This year’s German Film Festival (GFF), brought to you by the Goethe Institut, will present 18 features, a programme of shorts and a few ancillary events.
Cross-culturalism rears its head as a repeated theme. It’s at its most obvious in titles such as Franziska Schönenberger & Jayakrishnan Subramanian’s Berlinale-premiered doco Amma & Appa and Johnnes Naber’s Age of Cannibals; also in webseries Lifeswap, a year-long Goethe Institut project about cultural differences and misunderstandings between Kiwis and Deutschlanders, episodes of which precede some feature screenings.
In less blatant ways, it’s also a theme bubbling away in Bora Dagtekin’s comedy Fack Ju, Goehte/Suck Me, Shakespeer and Georg Maas’ drama Two Lives
The festival opens with Sound of Heimat, an appropriately cross-cultural documentary about Kiwi saxophonist Hayden Chisholm’s travels in Germany, exploring musical notions of Heimat (homeland).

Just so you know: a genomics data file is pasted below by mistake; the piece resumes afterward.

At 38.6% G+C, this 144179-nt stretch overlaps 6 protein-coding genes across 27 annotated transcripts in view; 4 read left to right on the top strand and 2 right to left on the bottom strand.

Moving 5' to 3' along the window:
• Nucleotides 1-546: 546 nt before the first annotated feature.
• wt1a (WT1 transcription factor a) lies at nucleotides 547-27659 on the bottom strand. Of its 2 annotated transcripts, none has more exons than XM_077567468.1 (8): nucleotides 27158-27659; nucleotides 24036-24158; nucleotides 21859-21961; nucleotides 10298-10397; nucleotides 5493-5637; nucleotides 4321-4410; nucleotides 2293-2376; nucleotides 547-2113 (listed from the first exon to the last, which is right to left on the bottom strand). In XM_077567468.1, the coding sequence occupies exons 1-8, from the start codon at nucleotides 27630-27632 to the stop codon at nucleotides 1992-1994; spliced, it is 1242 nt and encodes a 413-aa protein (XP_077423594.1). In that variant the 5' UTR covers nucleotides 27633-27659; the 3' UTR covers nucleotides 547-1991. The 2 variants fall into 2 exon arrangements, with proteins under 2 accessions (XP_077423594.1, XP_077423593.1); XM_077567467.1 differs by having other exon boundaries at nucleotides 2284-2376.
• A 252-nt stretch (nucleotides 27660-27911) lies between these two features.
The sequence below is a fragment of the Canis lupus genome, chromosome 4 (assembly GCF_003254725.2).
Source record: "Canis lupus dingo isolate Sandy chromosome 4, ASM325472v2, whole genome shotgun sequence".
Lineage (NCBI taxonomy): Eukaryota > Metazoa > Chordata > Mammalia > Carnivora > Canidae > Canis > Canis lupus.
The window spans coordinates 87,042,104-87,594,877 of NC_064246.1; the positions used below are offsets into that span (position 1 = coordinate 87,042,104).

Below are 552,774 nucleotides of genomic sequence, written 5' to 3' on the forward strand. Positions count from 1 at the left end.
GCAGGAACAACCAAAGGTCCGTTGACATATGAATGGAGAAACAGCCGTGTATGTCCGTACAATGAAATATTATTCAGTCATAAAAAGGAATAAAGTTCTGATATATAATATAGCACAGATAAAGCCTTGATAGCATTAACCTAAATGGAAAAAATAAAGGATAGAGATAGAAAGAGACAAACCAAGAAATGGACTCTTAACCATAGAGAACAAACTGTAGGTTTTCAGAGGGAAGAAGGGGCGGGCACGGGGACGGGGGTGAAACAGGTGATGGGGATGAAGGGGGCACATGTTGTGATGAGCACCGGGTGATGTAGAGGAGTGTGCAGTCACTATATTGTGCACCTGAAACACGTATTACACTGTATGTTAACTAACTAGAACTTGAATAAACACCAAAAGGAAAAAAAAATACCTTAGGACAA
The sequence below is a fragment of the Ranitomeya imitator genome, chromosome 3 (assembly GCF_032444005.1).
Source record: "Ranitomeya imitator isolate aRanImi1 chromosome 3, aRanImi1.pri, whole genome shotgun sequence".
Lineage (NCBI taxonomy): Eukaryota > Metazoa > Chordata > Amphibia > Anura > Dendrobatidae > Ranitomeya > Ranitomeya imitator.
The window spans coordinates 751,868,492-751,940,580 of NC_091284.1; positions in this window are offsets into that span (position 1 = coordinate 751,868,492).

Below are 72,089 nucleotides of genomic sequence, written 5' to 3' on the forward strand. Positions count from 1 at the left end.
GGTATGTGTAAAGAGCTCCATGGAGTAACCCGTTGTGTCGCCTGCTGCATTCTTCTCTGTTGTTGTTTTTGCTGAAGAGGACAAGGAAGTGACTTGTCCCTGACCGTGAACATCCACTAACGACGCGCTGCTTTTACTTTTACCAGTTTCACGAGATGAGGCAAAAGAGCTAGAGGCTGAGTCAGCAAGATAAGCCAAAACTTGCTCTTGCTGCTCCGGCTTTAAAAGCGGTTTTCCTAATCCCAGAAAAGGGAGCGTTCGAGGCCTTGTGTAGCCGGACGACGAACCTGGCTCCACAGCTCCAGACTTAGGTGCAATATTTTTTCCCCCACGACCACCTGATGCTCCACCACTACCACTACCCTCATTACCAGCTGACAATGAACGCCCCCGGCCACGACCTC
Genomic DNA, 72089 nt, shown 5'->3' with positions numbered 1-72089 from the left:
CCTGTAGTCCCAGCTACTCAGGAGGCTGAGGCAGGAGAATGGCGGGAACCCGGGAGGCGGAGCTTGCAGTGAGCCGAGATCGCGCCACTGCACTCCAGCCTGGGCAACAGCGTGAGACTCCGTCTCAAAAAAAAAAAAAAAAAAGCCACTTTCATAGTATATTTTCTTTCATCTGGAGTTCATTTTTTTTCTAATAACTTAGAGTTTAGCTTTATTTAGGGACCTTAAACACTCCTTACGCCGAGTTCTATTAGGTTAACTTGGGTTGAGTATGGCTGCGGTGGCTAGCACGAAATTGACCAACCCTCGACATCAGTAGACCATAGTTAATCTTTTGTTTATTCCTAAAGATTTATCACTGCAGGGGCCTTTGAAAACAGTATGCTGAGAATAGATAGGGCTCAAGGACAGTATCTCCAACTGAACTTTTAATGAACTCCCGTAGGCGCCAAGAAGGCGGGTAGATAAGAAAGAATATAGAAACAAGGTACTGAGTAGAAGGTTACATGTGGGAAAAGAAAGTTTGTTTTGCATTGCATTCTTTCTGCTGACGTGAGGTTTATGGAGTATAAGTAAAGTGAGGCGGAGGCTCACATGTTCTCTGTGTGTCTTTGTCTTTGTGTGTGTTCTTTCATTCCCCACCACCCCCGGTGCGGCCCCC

Chisolm and Heimat co-director Arne Birkenstock will attend screenings. Longtime doco maker Birkenstock’s Beltracchi – The Art of Forgery won the German Film Award for Best Documentary this year. In 2011 his Chandani – the Daughter of the Elephant Whisperer won the German Film Award for Best Children‘s Feature.
Birkenstock will also present at a Pitching Workshop and panel on International Co-production, hosted by AUT in Auckland on 18 September. He’ll be joined by Maren Niemeyer, former journalist, editor and documentary filmmaker for ZDF, Deutsche Welle and the German-French culture channel ARTE. Niemeyer’s currently the Goethe Institut’s Film Department Programme Advisor in Munich.
The German Film Festival will screen at the Paramount in Wellington 4 – 14 September, Rialto in Auckland 11 – 21 September, and Rialto in Dunedin 25 – 28 September. The programme is available for download here.
All films screen in German with English subtitles.